Posted And Upcoming Articles In This Series

A Quick Examination Of Existing Academic Impact Metrics And Concerns In Business Education” | Usha Haley and Andrew Jack

“A Decades Long Journey of Marketing and Public Policy Research to Support the Greater Good” | Maura L. Scott

“How Might Societal Impact be Recognized within an FT Top 50 Journal?” | Renate E. Meyer

“Why Don’t Business Schools Publish More Impactful Research?” | Ben McLeish And Mike Taylor

“Some Opportunities For Future Business And Management Research: Employee Health And Well-Being” | Cary L. Cooper

“Medium And Short-Term Recommendations To Move Forward” | Usha Haley and Andrew Jack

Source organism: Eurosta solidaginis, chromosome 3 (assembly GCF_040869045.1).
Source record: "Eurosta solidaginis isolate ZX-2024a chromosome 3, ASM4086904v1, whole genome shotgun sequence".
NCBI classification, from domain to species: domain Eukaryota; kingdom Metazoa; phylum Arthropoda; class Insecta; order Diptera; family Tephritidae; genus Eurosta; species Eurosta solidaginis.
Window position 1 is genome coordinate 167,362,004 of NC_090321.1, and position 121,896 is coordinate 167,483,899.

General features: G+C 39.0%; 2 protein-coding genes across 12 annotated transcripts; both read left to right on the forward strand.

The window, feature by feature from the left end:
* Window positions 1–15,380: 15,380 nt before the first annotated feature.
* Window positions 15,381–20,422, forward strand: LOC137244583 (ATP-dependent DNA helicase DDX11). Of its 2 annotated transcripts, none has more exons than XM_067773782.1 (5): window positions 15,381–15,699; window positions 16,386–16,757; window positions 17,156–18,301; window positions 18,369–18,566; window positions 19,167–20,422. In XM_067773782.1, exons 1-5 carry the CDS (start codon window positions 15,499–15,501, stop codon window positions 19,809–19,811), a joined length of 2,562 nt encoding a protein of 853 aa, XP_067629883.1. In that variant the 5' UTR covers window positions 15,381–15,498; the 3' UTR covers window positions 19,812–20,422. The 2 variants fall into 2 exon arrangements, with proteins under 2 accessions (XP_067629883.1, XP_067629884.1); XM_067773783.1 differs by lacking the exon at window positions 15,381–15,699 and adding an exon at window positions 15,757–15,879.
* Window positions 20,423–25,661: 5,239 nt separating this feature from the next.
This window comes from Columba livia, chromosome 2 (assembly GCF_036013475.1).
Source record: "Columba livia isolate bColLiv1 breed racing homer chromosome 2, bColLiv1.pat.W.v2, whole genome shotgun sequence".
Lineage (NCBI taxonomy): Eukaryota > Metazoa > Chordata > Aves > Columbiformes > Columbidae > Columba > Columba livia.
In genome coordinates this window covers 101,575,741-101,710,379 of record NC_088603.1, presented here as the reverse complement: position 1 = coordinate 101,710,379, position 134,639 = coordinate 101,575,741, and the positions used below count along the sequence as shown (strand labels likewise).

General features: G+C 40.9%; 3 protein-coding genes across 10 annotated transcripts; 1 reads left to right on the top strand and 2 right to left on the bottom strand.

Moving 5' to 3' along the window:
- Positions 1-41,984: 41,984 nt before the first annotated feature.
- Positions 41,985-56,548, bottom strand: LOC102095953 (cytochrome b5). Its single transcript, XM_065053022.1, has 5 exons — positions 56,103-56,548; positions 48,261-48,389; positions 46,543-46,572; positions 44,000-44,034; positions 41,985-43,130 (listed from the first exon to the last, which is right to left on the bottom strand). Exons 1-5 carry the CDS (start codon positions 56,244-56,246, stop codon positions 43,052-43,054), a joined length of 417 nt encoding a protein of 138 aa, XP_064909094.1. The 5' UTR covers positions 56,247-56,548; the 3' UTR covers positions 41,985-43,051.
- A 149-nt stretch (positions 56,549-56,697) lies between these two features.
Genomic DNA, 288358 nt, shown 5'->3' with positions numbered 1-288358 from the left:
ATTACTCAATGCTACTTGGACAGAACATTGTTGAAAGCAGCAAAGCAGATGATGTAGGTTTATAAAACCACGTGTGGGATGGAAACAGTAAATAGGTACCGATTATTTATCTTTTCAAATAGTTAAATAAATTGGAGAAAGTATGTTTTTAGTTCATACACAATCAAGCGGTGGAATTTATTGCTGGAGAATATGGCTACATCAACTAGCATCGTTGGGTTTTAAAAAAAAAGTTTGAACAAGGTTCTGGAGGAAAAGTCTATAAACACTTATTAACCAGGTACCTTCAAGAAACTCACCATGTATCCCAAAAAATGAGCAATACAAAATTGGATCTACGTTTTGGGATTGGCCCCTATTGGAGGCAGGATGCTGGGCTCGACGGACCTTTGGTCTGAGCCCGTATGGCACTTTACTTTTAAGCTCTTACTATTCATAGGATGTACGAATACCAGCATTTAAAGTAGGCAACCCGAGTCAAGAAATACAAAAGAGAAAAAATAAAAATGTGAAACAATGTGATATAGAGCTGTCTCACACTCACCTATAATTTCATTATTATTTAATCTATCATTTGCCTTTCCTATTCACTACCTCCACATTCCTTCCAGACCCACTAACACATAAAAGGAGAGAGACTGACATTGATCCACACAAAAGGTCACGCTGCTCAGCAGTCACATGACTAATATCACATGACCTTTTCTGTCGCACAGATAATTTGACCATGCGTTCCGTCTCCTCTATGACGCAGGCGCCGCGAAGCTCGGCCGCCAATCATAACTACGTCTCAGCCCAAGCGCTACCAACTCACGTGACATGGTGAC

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Usha Haley and Andrew Jack

Usha Haley is W. Frank Barton Distinguished Chair in International Business, and professor of Management at Wichita State University. She is also director of the Center for International Business Advancement and chair of the World Trade Council of Wichita. She has over 400 publications and presentations on non-market economies, subsidies, multinational corporations, emerging markets, trade, strategy, and scholarly impact, including eight books. Her latest book is Impact and the Management Researcher.
Andrew Jack is a global education editor for the Financial Times, writing on educational issues around the world and editorial lead for the free FT schools program. He was previously head of curated content, deputy editor of the big read section, pharmaceuticals correspondent, and a foreign correspondent in France and Russia.